Department to meet IRFU over FAI's stake in Aviva Stadium

Department to meet IRFU over FAI's stake in Aviva Stadium

Officials from the Department for Sport will meet the IRFU later to discuss the FAI's stake in the Aviva Stadium.

It is the latest development in a bid tackle the huge debt facing the football association.

Later today Shane Ross's department will discuss with the IRFU whether they would be open to buying the other half of the stadium they co-own with the FAI.

It comes after football's governing body announced last week €29m of its overall debt was down to the stadium.

At yesterday's Oireachtas committee meeting, the Sports Minister confirmed the FAI sought an €18m State bailout at crisis talks on Monday.

In response, the FAI has accused Minister Ross of jeopardising the refinancing of the association by breaching the confidentiality of the meeting.

The FAI claimed: "The FAI board had welcomed the opportunity to meet with Government on Monday night when confidential talks took place regarding the financial future of the association and efforts to safeguard jobs at the FAI and the future of football in Ireland.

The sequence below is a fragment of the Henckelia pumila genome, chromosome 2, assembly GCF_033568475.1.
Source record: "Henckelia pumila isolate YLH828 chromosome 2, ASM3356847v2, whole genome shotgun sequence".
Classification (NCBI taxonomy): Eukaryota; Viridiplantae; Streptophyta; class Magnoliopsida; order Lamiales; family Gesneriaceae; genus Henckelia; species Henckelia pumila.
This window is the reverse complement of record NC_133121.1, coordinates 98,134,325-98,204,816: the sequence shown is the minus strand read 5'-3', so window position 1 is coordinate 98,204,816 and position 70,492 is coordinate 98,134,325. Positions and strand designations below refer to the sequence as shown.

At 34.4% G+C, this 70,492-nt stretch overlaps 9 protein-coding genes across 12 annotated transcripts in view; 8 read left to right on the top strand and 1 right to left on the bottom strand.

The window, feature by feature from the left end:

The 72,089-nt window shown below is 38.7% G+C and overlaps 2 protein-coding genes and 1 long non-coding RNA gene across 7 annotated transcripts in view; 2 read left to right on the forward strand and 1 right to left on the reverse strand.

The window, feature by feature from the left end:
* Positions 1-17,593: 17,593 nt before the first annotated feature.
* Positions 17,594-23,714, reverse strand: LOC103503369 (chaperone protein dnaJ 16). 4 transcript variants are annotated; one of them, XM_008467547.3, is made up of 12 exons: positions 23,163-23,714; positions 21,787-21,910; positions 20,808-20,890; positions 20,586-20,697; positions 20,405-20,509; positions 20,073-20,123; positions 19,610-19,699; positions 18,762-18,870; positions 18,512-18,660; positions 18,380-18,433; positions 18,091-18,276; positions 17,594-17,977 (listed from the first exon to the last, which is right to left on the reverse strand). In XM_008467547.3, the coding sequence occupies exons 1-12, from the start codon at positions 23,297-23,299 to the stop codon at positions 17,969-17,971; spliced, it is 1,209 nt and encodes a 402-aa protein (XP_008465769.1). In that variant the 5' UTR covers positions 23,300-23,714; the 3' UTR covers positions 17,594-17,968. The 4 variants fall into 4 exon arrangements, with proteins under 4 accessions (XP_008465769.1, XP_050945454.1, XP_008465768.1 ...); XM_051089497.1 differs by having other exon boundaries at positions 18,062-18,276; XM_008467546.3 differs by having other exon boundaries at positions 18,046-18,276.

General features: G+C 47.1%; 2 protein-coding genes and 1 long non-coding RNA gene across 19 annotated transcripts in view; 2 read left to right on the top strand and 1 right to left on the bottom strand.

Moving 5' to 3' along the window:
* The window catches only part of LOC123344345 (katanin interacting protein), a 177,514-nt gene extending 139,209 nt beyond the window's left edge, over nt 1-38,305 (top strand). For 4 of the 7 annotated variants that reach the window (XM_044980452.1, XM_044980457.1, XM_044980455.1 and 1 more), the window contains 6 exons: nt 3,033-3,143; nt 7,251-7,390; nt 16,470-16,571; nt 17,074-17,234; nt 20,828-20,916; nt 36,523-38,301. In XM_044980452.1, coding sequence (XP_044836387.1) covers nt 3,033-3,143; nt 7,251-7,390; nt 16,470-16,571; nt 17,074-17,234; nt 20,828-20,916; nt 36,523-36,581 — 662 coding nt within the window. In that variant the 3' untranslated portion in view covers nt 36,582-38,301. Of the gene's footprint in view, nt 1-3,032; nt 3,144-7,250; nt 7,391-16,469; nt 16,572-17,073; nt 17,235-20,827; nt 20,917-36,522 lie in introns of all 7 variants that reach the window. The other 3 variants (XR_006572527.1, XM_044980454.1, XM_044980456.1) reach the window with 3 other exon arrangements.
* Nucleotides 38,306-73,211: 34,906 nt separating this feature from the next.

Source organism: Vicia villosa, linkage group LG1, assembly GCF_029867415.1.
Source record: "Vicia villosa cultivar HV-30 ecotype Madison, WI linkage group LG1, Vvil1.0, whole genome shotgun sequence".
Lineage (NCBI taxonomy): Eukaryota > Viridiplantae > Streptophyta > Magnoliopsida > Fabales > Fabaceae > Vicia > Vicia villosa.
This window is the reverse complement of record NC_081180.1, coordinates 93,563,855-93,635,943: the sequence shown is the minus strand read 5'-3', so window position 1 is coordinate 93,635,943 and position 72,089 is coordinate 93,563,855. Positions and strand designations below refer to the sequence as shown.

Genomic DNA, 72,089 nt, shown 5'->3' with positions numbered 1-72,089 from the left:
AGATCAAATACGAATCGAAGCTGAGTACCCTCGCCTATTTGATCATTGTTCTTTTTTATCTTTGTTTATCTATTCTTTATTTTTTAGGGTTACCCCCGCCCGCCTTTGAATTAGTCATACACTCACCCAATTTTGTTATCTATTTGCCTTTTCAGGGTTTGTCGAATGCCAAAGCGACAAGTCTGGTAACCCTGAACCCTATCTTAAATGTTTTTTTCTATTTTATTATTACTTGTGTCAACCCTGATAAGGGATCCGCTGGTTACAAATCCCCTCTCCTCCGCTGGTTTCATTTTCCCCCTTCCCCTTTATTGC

That confidentiality was broken in the Oireachtas today and as a consequence, this has made the efforts to secure the financial future of the FAI all the more difficult.

Executive Lead Paul Cooke said the Minister's appearance before the Committee is also unlikely to help with the recruitment of Independent Directors.

Yesterday, he said: "A number of points were raised today, some of which we addressed in confidence at Monday night's meeting in Leinster House when we presented Government with a credible business plan produced in partnership with Grant Thornton.

"We outlined the current serious financial situation at the association and how Government involvement could help secure a refinancing package.

"The board, management and staff at the FAI are working hard to avoid an insolvency process.

"We know better than anyone the consequences that would have on our international teams, the League of Ireland and the hundreds of thousands who play football up and down the country every weekend. The Board wants to do what is best for all those stakeholders and for our staff.

"We made it clear to Government on Monday that the board is frustrated at the delay in the appointment of an independent chairperson and three independent directors.

"Like the Government, the association wants to see these appointments made immediately."

Both the Minister and Junior Minister have also sought a meeting with League of Ireland clubs, while a meeting with European governing body UEFA will take place next month.

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